In a current paper in Scientific Reports, Bonfilli et al describe research on a mouse model of Alzheimer’s disease that provides strong and detailed evidence for multiple changes in the diseased brain that appear to lead to an amelioration of neurodegeneration. The AD mice were treated with a probiotic formulation called SLAB51, rich in lactic acid bacteria and bifidobacteria, and the assumption is that the modulation of the gut microbiota this causes affects the brain and behaviour through the gut-brain axis.

On a behavioural level, treated mice out-performed controls on several tests of memory including the novel-object recognition (NOR) test which is used to evaluate recognition memory and is based on the spontaneous tendency of rodents to spend more time exploring a novel object than a familiar one. The amount of time the rodent spends exploring each novel object over a 10 minute test period provides a powerful measurement of memory integrity and attention. Treated mice also out-performed controls on a passive avoidance test which relies on memory of punishment.

In terms of brain anatomy there were notable differences in cortical thickness between probiotic treated and un-treated AD mice, particularly in the hippocampus, and ventricular enlargement in the untreated individuals. They then measured the plasma concentration of the gut peptide hormones ghrelin, leptin, GLP-1 and GIP because of their neuroprotective effects and potential as therapeutic targets and found them elevated in the treated AD mice. With respect to the main culprit in Alzheimer’s disease – ß amyloid, they noted that the load of the more toxic peptide, ß-amyloid-42, was decreased in treated mice, together with amyloid oligomers. They saw a significant reduction of extracellular amyloid deposits. They also recorded a restoration of proteolytic pathways and autophagy in the brains of probiotic-treated AD mice. In particular, they noted a strong increase in the apoptotic p53 in untreated AD mice which was held in check in treated mice. The SLAB51 probiotic was able to restore cathepsin L activity in 18- and 24-week-old mice compared with controls which was of particular interest considering the ability of this enzyme to increase α-secretase activity, thereby suppressing Aβ levels.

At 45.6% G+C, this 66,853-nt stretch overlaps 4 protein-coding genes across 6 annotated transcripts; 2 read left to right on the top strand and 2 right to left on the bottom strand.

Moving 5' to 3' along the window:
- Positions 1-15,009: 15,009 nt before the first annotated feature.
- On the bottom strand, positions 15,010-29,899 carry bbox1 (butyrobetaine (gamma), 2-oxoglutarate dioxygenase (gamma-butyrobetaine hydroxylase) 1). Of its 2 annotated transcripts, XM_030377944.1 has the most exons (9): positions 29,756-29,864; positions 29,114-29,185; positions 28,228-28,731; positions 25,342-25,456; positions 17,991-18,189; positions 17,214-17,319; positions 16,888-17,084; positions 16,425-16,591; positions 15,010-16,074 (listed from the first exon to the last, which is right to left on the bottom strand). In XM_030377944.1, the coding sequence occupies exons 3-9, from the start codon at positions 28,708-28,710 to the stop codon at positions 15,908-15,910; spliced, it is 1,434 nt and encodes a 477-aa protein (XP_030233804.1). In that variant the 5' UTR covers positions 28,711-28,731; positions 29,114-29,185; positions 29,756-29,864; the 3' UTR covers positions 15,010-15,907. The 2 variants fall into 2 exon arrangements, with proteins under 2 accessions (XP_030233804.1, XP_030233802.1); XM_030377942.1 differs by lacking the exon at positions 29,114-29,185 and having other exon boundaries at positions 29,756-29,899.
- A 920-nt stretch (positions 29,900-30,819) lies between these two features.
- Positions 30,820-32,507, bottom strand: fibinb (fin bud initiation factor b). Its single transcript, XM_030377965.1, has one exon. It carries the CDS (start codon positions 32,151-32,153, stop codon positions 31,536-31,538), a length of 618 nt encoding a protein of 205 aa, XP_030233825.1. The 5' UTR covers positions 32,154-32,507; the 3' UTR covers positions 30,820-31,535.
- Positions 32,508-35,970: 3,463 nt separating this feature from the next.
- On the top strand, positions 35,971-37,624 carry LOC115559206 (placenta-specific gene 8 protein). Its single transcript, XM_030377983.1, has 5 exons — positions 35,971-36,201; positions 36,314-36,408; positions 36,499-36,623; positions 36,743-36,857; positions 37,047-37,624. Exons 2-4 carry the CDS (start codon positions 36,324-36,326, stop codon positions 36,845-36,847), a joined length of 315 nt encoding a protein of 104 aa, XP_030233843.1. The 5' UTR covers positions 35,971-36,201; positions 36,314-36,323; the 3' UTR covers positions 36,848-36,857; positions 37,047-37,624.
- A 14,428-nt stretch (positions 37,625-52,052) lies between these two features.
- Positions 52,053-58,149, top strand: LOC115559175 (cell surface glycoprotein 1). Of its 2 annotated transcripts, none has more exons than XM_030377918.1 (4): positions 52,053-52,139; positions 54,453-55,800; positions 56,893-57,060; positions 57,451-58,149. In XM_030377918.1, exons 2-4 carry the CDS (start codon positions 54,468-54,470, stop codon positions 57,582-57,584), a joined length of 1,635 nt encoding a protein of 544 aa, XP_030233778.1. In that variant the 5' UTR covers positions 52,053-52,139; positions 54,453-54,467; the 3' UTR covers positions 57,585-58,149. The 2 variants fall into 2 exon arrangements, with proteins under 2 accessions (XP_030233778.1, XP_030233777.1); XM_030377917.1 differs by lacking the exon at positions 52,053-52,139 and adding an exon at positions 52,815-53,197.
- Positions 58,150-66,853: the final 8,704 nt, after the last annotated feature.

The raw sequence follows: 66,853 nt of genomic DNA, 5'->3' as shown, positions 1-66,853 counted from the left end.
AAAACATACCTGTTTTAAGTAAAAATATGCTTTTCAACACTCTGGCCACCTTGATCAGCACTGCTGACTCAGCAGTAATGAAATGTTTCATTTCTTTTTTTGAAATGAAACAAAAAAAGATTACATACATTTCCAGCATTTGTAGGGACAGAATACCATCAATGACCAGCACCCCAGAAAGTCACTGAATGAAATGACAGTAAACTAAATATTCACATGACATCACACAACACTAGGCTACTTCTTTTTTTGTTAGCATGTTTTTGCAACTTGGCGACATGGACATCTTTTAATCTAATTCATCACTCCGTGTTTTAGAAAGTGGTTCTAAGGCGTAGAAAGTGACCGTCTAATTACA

All in all, their results suggest a restoration of hippocampal function in probiotic treated AD mice. Improvement of cognitive function seems supported by increased plasma concentration of gut hormones such as ghrelin, leptin, GLP1 and GIP( these are lowered in AD patients which is important because there is evidence that ghrelin reduces synaptic degeneration and leptin is neuroprotective against ß-amyloid at least in vitro and directly affects the gamma-secretase amyloidogenic pathway). They showed that the probiotics counteracted the typical morphological alterations of AD, including reduction in brain weight, decline of cortical areas, and general brain damage and shrinkage. Furthermore, SLAB51 contributed to a consistent reduction in the amount of cerebral Aβ, both in the form of peptides and oligomers. Consequently, a decreased number and size of amyloid plaques were observed upon treatment. All this adds up, they say, to a convincing display of the delaying action of probiotic gut microbiota modulation on Alzheimer’s progression.